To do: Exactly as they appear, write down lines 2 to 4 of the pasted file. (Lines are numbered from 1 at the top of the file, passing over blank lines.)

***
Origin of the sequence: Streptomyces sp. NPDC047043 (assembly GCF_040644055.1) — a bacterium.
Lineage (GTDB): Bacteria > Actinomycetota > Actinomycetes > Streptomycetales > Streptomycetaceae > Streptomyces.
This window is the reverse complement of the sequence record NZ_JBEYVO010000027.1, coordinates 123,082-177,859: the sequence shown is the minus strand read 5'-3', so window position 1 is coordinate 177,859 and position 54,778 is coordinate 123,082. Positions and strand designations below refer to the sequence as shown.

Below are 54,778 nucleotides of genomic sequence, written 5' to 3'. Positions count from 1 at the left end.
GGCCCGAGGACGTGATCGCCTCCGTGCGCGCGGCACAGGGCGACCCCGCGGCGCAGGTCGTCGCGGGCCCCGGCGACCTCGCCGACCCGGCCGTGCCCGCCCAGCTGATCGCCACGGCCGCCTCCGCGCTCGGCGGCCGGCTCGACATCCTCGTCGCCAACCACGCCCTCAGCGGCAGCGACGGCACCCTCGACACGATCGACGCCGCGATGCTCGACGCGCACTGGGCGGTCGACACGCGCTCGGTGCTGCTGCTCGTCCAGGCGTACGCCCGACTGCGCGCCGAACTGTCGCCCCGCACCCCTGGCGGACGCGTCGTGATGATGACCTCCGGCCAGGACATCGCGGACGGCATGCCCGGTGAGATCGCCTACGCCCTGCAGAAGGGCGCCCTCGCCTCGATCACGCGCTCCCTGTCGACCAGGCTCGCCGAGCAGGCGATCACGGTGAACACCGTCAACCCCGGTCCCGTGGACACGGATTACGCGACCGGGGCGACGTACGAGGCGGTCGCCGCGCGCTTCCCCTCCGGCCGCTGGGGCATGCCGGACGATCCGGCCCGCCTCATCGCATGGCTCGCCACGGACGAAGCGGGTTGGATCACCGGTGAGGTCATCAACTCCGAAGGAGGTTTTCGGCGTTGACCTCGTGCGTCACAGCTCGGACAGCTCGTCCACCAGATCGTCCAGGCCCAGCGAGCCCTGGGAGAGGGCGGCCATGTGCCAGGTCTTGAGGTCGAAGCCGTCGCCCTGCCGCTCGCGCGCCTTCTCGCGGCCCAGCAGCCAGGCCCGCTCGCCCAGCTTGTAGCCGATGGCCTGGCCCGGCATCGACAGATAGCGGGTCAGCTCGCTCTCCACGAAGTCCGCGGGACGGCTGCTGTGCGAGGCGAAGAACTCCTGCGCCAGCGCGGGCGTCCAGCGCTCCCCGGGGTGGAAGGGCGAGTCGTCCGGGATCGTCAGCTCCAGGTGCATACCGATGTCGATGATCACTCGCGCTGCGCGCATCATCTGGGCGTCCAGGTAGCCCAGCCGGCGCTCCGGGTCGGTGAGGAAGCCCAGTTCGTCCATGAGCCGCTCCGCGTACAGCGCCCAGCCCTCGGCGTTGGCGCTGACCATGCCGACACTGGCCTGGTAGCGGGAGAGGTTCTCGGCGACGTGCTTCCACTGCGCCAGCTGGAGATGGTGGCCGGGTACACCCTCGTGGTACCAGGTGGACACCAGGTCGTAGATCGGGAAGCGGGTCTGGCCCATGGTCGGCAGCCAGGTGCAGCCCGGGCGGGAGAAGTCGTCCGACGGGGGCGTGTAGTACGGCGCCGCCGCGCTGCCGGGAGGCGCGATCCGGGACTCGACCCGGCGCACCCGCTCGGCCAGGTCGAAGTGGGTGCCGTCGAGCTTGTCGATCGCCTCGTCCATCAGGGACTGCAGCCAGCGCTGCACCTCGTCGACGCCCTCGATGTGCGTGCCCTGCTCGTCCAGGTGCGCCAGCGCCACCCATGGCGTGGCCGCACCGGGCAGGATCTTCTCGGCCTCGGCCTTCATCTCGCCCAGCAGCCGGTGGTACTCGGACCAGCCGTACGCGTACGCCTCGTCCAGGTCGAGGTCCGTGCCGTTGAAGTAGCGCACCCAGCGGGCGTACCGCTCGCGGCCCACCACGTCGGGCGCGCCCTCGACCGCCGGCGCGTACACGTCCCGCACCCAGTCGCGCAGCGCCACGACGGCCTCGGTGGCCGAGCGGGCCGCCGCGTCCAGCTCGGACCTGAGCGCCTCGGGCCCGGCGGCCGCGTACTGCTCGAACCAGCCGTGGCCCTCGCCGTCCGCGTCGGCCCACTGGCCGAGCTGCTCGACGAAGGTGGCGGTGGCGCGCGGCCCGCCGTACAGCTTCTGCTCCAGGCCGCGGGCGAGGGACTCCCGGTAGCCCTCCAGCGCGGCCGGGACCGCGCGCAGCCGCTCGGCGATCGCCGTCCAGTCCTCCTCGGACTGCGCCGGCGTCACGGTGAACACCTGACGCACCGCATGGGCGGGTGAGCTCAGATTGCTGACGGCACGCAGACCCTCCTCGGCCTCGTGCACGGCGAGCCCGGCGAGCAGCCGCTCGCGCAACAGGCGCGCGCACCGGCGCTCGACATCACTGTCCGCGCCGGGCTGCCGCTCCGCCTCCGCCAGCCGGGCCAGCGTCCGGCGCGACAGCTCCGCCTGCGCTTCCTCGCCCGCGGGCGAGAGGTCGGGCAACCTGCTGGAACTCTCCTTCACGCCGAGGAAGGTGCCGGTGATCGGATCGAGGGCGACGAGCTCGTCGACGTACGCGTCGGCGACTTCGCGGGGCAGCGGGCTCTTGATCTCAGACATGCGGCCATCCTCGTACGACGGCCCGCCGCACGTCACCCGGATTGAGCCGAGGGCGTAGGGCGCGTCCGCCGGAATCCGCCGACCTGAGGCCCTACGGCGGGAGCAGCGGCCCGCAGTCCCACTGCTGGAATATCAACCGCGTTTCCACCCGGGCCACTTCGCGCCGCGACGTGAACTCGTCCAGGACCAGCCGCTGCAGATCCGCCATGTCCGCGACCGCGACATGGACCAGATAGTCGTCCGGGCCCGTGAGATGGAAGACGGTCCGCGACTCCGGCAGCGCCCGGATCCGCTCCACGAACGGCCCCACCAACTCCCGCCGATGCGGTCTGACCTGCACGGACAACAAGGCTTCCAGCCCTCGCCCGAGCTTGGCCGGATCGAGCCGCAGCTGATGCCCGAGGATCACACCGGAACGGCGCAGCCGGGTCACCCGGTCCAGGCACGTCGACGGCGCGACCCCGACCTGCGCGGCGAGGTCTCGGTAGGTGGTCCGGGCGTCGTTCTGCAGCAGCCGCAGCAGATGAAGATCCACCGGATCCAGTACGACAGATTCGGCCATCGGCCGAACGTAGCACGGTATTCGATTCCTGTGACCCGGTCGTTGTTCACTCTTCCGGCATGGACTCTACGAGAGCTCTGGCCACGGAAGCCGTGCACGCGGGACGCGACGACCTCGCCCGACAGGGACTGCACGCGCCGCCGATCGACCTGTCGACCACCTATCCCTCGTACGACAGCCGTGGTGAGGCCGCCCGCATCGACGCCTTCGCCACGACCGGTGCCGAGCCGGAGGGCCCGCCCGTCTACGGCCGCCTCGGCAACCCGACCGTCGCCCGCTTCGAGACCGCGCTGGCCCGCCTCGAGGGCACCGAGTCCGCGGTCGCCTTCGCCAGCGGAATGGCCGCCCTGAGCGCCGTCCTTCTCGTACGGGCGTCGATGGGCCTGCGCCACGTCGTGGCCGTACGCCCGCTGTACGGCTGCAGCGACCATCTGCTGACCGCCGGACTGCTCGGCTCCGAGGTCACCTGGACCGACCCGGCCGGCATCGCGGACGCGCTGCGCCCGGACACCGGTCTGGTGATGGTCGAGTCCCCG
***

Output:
Lineage (GTDB): Bacteria > Actinomycetota > Actinomycetes > Streptomycetales > Streptomycetaceae > Streptomyces.
This window is the reverse complement of the sequence record NZ_JBEYVO010000027.1, coordinates 123,082-177,859: the sequence shown is the minus strand read 5'-3', so window position 1 is coordinate 177,859 and position 54,778 is coordinate 123,082. Positions and strand designations below refer to the sequence as shown.

Below are 54,778 nucleotides of genomic sequence, written 5' to 3'. Positions count from 1 at the left end.